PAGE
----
Historic Detroit

Every building in Detroit has a story — we're here to share it

Biddle House

The Biddle House was once Detroit's most luxurious hotel, but, like much of the city, its lasting legacy is tied to the automobile.

It was designed by A.E. Wales for Maj. John Biddle -- the fourth mayor of Detroit -- on the southeast corner of Randolph and Jefferson. It opened its doors in June 7, 1851. It was one of Detroit's earliest hotels - and at 500 rooms, one of the biggest hotels in the state. It was designed by A.E. Wales.

A fire in 1848 destroyed much of East Jefferson Avenue, but also opened the way for a destination hotel on what was the city's most important street. The Biddle House was built on the former site of Gov. William Hull's residence. Hull had fought in the American Revolution and served as governor of the Michigan Territory from 1805–13. However, he is best known for being the War of 1812 general who surrendered Fort Detroit to the British on Aug. 16, 1812.

The building had a quirky cupola - which appeared too small for the size of the building. Advertisements proclaimed that it was "strictly first class in all its appointments." It was, as the hotel's slogan said, "the traveler's perfect home." It was one of the city's most beloved institutions, and was "patronized by Detroit's leading men and many of them with their families lived there," Clarence M. Burton wrote in his history "The City of Detroit, Michigan."

On Aug. 12, 1865, Gen. Ulysses S. Grant, then the idol of the nation, visited Detroit with his wife and their four children. The city turned out to welcome him, and the reception was held in the Biddle House. The New York Times wrote that day that "the street through which the general passed was crowded with people, who greeted the distinguished visitor with loud and prolonged cheers. ... At an early hour this evening, a great number of citizens assembled in front of the Biddle House to welcome Gen. Grant to Detroit. Brief and eloquent speeches were made by Hon. Theodore Romeyn and Sen. Howard. The general, after bowing to the crowd, retired."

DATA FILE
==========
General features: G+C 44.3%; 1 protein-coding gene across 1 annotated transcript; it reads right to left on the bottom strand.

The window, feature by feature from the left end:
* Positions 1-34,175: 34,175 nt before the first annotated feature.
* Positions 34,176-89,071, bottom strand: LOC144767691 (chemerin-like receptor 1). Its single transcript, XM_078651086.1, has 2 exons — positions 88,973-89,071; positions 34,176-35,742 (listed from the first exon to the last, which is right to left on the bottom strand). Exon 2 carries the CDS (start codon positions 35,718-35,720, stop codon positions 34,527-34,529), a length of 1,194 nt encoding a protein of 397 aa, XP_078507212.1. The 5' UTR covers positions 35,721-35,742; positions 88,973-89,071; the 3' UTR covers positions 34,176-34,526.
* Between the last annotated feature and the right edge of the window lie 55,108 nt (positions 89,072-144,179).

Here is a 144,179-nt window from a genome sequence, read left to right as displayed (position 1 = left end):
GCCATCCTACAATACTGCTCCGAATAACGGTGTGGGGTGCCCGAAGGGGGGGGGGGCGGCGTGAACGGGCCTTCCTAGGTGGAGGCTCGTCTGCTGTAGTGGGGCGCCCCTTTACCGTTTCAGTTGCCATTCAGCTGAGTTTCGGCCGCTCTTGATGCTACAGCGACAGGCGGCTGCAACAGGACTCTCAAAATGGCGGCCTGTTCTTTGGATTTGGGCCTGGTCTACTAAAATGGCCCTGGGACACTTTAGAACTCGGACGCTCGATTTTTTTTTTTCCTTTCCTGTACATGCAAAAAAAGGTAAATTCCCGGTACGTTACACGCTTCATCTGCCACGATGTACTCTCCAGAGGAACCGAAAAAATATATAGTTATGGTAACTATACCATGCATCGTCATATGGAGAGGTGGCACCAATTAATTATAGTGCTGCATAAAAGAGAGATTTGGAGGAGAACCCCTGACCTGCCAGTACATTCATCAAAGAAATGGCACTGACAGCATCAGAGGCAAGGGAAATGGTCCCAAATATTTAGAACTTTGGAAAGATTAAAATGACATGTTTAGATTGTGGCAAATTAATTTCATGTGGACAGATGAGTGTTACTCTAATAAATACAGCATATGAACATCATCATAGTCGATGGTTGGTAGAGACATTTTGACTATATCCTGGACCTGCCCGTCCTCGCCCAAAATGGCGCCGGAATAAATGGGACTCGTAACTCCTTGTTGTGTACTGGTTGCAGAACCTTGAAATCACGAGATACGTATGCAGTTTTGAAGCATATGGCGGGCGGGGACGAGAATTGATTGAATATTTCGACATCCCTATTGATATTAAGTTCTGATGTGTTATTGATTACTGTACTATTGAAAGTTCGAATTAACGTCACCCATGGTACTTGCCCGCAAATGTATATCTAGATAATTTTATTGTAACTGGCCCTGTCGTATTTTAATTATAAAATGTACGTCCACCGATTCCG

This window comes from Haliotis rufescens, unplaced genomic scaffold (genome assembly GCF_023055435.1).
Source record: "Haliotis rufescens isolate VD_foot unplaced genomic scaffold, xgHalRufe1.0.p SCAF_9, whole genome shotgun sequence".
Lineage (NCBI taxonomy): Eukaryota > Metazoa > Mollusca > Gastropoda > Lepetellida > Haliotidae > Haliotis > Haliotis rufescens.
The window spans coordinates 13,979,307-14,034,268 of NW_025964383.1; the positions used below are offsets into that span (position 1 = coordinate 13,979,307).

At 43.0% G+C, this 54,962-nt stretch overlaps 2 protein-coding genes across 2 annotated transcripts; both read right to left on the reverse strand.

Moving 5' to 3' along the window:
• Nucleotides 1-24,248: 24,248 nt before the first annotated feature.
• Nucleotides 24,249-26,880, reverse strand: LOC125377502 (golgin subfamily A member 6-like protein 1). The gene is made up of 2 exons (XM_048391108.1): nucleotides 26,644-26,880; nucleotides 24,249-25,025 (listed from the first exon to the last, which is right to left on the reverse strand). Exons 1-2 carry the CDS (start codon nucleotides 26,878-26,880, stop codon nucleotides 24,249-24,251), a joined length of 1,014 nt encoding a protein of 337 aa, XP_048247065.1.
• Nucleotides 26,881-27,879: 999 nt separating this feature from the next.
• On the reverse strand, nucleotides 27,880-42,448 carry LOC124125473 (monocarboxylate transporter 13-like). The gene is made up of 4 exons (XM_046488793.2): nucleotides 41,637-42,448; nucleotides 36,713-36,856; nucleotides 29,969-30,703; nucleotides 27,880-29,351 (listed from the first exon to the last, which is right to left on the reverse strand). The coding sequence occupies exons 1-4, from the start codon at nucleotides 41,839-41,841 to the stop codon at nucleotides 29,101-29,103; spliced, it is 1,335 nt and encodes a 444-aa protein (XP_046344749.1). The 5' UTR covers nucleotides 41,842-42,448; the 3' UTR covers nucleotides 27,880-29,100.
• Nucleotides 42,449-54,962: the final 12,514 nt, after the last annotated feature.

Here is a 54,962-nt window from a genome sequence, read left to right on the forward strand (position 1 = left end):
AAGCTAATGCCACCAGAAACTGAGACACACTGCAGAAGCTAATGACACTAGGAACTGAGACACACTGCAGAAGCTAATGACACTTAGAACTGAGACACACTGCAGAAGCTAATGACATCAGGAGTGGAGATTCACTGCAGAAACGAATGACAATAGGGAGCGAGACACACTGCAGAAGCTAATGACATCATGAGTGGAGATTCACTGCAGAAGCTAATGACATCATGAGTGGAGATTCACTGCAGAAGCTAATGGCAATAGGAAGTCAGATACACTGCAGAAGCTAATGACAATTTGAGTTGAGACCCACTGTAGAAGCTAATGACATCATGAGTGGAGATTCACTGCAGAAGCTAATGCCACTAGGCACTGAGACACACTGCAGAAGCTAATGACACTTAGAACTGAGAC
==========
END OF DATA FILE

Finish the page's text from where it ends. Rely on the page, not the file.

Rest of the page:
President Andrew Johnson and David Glasgow Farragut - the first admiral of the U.S. Navy - also visited the Biddle.

But when the Russell House opened Sept 28, 1857, the Biddle's days of being the finest hotel in the city were over.

As the years passed and business moved uptown, the hotel was closed for a time. It found an unexpected use when, on Jan. 27, 1893, fire destroyed the old Capitol High School on Capitol Square. For several months following, the high school was held in the Biddle House.

In 1898, Bill Metzger became the first auto dealer in the country, when he opened a salesroom in the Biddle. Metzger had been a bicycle dealer before that and, realizing the city's future - and its fortunes - lied in the automobile, he changed gears. He sold a Waverly Electric to Detroit furrier Newton Annis of Annis Furs fame.

The Biddle was swept by fire Nov. 19, 1909, and then again Aug. 11, 1914. The western half of the Biddle not destroyed by the earlier blazes was knocked down three years later.